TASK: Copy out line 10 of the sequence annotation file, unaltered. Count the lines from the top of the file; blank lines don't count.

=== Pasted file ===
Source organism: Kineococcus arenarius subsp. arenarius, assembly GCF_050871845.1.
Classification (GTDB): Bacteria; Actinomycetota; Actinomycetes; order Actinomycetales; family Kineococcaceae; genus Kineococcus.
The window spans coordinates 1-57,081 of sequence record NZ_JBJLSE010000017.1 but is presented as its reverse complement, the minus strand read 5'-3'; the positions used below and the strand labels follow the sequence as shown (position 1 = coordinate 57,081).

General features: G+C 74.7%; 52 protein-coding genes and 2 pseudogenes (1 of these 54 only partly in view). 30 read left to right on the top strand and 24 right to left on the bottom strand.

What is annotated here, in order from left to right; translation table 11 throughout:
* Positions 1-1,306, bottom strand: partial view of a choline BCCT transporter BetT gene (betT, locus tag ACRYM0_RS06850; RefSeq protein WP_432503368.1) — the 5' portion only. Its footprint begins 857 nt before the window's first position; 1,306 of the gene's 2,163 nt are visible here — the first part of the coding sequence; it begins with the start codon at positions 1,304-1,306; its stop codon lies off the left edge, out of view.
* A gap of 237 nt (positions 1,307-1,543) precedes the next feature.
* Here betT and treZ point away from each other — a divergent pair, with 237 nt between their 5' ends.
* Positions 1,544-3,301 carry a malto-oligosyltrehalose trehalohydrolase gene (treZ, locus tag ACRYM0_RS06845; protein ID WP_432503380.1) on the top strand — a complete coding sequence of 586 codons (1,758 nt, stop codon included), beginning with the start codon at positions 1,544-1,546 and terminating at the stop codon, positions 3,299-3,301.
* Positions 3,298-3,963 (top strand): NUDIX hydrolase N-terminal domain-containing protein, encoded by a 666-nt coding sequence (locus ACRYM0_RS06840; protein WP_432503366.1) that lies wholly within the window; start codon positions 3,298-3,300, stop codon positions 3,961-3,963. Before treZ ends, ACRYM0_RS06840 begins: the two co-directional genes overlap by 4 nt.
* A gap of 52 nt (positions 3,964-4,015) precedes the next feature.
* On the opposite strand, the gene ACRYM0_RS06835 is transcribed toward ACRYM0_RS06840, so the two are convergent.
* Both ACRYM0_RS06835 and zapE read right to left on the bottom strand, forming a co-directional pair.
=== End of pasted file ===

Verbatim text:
* Positions 3,298-3,963 (top strand): NUDIX hydrolase N-terminal domain-containing protein, encoded by a 666-nt coding sequence (locus ACRYM0_RS06840; protein WP_432503366.1) that lies wholly within the window; start codon positions 3,298-3,300, stop codon positions 3,961-3,963. Before treZ ends, ACRYM0_RS06840 begins: the two co-directional genes overlap by 4 nt.